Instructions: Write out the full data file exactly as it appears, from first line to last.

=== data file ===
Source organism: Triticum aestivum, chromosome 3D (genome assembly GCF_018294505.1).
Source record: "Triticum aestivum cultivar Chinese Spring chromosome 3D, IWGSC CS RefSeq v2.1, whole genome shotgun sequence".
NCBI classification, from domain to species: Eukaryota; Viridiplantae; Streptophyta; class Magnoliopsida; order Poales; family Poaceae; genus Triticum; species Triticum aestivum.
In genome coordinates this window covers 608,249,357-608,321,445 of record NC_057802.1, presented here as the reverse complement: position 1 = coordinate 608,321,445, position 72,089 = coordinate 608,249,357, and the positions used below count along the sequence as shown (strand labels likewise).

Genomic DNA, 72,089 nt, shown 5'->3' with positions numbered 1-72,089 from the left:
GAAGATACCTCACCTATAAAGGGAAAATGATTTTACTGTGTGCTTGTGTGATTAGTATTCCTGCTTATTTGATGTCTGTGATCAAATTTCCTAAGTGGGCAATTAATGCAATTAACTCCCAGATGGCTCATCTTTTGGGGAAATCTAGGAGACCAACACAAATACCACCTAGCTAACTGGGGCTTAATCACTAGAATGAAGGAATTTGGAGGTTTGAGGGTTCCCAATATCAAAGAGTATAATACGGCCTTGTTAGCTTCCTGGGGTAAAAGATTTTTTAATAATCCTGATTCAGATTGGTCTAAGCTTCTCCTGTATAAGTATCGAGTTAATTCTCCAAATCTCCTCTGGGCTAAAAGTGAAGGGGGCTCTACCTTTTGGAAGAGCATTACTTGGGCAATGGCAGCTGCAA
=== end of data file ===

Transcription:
Source organism: Triticum aestivum, chromosome 3D (genome assembly GCF_018294505.1).
Source record: "Triticum aestivum cultivar Chinese Spring chromosome 3D, IWGSC CS RefSeq v2.1, whole genome shotgun sequence".
NCBI classification, from domain to species: Eukaryota; Viridiplantae; Streptophyta; class Magnoliopsida; order Poales; family Poaceae; genus Triticum; species Triticum aestivum.
In genome coordinates this window covers 608,249,357-608,321,445 of record NC_057802.1, presented here as the reverse complement: position 1 = coordinate 608,321,445, position 72,089 = coordinate 608,249,357, and the positions used below count along the sequence as shown (strand labels likewise).

Genomic DNA, 72,089 nt, shown 5'->3' with positions numbered 1-72,089 from the left:
GAAGATACCTCACCTATAAAGGGAAAATGATTTTACTGTGTGCTTGTGTGATTAGTATTCCTGCTTATTTGATGTCTGTGATCAAATTTCCTAAGTGGGCAATTAATGCAATTAACTCCCAGATGGCTCATCTTTTGGGGAAATCTAGGAGACCAACACAAATACCACCTAGCTAACTGGGGCTTAATCACTAGAATGAAGGAATTTGGAGGTTTGAGGGTTCCCAATATCAAAGAGTATAATACGGCCTTGTTAGCTTCCTGGGGTAAAAGATTTTTTAATAATCCTGATTCAGATTGGTCTAAGCTTCTCCTGTATAAGTATCGAGTTAATTCTCCAAATCTCCTCTGGGCTAAAAGTGAAGGGGGCTCTACCTTTTGGAAGAGCATTACTTGGGCAATGGCAGCTGCAA